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Care kids sought for new Carriageworks play

Paul Clarke on a new theatre project with a difference

Published on March 16th 2011.

Care kids sought for new Carriageworks play

Organisers of a new arts project coming to Leeds want to hear from people who spent all or some of their childhood in institutional care.

Their stories will become part of an exhibition running alongside the world premiere of Brian Daniels' latest play 'Where's Your Mama Gone', which opens at Leeds Carriageworks for a six-week run from April 18 to May 28.

The exhibition aims to tell a much wider local story of looked after children alongside the new drama set in West Yorkshire, which follows the lives of two siblings who find themselves in care after their mother becomes the victim of a serial killer.

Drawing on the first-hand accounts of those who were placed in institutional care, the installation will explore how their experiences as children impacted on how they explored their own cultural and ethnic heritage in later life.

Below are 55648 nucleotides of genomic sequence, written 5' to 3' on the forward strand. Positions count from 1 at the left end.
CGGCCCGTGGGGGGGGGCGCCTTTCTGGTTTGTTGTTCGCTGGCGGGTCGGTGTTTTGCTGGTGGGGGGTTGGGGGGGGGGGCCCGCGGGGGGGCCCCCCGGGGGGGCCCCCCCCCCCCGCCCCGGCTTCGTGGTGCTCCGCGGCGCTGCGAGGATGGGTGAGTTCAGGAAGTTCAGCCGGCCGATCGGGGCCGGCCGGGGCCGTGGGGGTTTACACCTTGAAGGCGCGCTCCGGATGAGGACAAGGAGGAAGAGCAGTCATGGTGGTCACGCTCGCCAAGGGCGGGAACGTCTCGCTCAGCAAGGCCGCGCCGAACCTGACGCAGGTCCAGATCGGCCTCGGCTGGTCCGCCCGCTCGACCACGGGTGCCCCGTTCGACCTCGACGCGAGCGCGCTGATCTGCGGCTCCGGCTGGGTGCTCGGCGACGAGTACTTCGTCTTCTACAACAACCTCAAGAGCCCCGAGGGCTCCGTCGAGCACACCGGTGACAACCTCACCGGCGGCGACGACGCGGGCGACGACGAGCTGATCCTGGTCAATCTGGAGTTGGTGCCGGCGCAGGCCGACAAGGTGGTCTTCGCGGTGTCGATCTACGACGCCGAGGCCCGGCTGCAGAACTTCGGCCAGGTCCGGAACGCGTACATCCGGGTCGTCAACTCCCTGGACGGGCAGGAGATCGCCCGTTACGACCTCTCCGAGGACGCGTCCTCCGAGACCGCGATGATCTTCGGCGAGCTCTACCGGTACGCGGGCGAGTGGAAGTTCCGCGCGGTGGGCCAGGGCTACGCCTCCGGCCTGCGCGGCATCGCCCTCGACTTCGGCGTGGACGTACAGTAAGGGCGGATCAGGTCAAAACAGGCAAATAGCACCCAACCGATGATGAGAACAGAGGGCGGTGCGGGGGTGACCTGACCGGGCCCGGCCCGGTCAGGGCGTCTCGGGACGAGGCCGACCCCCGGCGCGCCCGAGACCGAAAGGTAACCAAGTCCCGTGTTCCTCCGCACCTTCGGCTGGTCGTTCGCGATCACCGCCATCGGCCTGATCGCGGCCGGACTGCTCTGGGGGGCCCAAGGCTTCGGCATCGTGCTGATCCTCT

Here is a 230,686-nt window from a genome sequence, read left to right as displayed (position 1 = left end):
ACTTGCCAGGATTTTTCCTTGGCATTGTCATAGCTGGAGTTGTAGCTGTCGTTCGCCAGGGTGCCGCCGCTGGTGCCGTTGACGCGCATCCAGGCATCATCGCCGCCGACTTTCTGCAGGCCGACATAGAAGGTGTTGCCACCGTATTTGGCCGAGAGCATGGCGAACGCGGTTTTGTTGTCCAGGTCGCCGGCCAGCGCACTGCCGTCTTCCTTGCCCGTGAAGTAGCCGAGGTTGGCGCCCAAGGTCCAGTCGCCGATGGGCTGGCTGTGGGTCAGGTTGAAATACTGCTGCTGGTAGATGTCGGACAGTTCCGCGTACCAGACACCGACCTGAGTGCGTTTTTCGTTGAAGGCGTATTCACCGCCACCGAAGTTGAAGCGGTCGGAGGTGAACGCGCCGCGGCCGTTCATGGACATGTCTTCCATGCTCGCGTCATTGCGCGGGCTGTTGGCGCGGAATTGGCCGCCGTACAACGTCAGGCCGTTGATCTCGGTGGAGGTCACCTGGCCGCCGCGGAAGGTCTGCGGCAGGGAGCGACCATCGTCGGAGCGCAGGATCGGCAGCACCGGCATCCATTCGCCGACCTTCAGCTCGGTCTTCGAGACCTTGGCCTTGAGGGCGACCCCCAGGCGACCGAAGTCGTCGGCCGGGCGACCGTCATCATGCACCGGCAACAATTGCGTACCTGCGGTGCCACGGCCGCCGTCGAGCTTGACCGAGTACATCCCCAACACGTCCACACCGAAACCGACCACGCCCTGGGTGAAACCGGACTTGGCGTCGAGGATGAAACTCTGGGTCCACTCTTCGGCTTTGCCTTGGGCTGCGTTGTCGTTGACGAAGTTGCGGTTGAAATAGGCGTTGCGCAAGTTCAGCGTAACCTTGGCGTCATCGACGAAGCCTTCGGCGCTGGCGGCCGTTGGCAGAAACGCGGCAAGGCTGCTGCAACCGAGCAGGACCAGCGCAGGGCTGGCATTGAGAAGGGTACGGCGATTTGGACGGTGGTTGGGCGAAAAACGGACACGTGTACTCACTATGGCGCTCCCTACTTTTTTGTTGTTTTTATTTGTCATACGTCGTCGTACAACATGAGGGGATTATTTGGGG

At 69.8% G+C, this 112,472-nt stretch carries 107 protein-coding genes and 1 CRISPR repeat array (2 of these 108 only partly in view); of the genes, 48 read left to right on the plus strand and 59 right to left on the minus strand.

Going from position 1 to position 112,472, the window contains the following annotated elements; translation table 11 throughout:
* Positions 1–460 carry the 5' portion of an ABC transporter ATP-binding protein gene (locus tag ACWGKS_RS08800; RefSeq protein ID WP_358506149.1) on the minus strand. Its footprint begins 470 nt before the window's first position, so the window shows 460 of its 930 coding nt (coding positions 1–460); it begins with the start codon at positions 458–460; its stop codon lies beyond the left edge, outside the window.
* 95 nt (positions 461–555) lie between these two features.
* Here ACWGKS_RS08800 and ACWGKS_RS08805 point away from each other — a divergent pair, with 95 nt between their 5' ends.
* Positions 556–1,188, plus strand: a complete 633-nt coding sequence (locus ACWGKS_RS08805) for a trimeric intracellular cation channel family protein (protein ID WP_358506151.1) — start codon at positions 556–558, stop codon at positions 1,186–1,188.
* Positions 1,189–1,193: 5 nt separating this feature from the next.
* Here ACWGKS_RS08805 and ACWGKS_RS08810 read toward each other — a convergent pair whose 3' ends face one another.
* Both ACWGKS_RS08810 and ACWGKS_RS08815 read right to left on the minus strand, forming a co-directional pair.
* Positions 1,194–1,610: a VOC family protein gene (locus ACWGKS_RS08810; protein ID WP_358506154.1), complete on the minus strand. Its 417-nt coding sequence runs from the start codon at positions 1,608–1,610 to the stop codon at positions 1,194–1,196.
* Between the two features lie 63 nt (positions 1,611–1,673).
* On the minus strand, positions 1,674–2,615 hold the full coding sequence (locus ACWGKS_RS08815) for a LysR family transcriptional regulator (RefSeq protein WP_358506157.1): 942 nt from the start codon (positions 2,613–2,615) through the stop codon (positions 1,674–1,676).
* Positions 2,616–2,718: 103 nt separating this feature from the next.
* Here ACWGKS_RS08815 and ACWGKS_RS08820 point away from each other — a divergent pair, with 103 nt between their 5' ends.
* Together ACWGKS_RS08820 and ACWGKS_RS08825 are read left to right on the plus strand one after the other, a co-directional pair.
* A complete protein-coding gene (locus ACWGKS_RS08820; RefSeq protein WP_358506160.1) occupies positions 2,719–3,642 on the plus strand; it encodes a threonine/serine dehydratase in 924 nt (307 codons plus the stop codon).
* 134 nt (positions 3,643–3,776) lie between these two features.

Organisers are keen for people in West Yorkshire to come forward and recount their stories to trained student volunteers from Leeds Metropolitan University. The project is led by social commentator and writer Bea Campbell, and Professor of social work at the university, Nick Frost.

Daniels was born and brought up in Leeds. His last play 'A Big Day for the Goldbergs' sold out theatres in London, Radlett, Leeds, Edinburgh and Harrow.

“The idea behind the exhibition is to collate oral histories of people from Yorkshire who have spent all of, or a portion of their childhood in care,” he said.

“We believe these accounts will provide an excellent accompaniment to the play and help to draw out some of its most important themes as well as highlighting important social issues.

“Of course, we understand that childhood stories are very private to some and our volunteers have been trained to handle every single one with care and discretion. We hope to hear from those people that would like to share information about their time in care and what this period of their life means to them."

The exhibition and educational programme is funded by the Heritage Lottery Fund for Yorkshire and Humberside. It is hoped that with the agreement of participants, an interactive website and book will be created that compiles the stories captured during the project.

The information gathered will also help educators understand the heritage loss of looked after and fostered children as well as informing the work of statutory organisations including probation, social services, the police and prison authorities.

If you would like to be a part of the project, contact Brian Daniels here, or call him on 020 7794 7088

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